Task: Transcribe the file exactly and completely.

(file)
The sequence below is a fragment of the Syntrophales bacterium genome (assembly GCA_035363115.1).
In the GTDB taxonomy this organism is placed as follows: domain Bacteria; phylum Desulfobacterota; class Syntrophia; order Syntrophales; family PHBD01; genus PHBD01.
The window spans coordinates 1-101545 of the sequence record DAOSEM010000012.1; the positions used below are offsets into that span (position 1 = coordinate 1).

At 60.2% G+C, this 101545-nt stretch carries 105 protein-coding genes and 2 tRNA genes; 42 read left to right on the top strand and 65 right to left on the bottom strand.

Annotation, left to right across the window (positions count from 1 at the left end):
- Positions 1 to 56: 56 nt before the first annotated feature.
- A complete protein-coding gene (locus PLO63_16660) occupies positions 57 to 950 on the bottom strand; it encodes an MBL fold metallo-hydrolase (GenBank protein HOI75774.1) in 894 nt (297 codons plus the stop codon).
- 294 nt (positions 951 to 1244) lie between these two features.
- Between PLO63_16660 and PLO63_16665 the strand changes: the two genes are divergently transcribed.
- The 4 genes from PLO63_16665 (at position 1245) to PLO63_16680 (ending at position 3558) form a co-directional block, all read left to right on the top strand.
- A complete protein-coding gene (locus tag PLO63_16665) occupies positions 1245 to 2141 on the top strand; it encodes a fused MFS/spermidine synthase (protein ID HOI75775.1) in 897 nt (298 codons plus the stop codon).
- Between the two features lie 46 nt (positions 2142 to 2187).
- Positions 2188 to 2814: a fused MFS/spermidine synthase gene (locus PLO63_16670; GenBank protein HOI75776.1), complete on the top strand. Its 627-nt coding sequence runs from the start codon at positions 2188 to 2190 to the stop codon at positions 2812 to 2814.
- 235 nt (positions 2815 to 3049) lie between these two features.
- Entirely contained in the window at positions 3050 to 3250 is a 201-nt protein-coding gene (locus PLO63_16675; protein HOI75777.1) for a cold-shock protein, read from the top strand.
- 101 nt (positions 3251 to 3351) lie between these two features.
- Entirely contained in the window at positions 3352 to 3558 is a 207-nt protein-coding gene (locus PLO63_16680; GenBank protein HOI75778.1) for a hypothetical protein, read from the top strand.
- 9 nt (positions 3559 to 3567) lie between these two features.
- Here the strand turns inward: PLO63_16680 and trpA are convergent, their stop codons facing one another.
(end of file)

The sequence below is a fragment of the Syntrophales bacterium genome (assembly GCA_035363115.1).
In the GTDB taxonomy this organism is placed as follows: domain Bacteria; phylum Desulfobacterota; class Syntrophia; order Syntrophales; family PHBD01; genus PHBD01.
The window spans coordinates 1-101545 of the sequence record DAOSEM010000012.1; the positions used below are offsets into that span (position 1 = coordinate 1).

At 60.2% G+C, this 101545-nt stretch carries 105 protein-coding genes and 2 tRNA genes; 42 read left to right on the top strand and 65 right to left on the bottom strand.

Annotation, left to right across the window (positions count from 1 at the left end):
- Positions 1 to 56: 56 nt before the first annotated feature.
- A complete protein-coding gene (locus PLO63_16660) occupies positions 57 to 950 on the bottom strand; it encodes an MBL fold metallo-hydrolase (GenBank protein HOI75774.1) in 894 nt (297 codons plus the stop codon).
- 294 nt (positions 951 to 1244) lie between these two features.
- Between PLO63_16660 and PLO63_16665 the strand changes: the two genes are divergently transcribed.
- The 4 genes from PLO63_16665 (at position 1245) to PLO63_16680 (ending at position 3558) form a co-directional block, all read left to right on the top strand.
- A complete protein-coding gene (locus tag PLO63_16665) occupies positions 1245 to 2141 on the top strand; it encodes a fused MFS/spermidine synthase (protein ID HOI75775.1) in 897 nt (298 codons plus the stop codon).
- Between the two features lie 46 nt (positions 2142 to 2187).
- Positions 2188 to 2814: a fused MFS/spermidine synthase gene (locus PLO63_16670; GenBank protein HOI75776.1), complete on the top strand. Its 627-nt coding sequence runs from the start codon at positions 2188 to 2190 to the stop codon at positions 2812 to 2814.
- 235 nt (positions 2815 to 3049) lie between these two features.
- Entirely contained in the window at positions 3050 to 3250 is a 201-nt protein-coding gene (locus PLO63_16675; protein HOI75777.1) for a cold-shock protein, read from the top strand.
- 101 nt (positions 3251 to 3351) lie between these two features.
- Entirely contained in the window at positions 3352 to 3558 is a 207-nt protein-coding gene (locus PLO63_16680; GenBank protein HOI75778.1) for a hypothetical protein, read from the top strand.
- 9 nt (positions 3559 to 3567) lie between these two features.
- Here the strand turns inward: PLO63_16680 and trpA are convergent, their stop codons facing one another.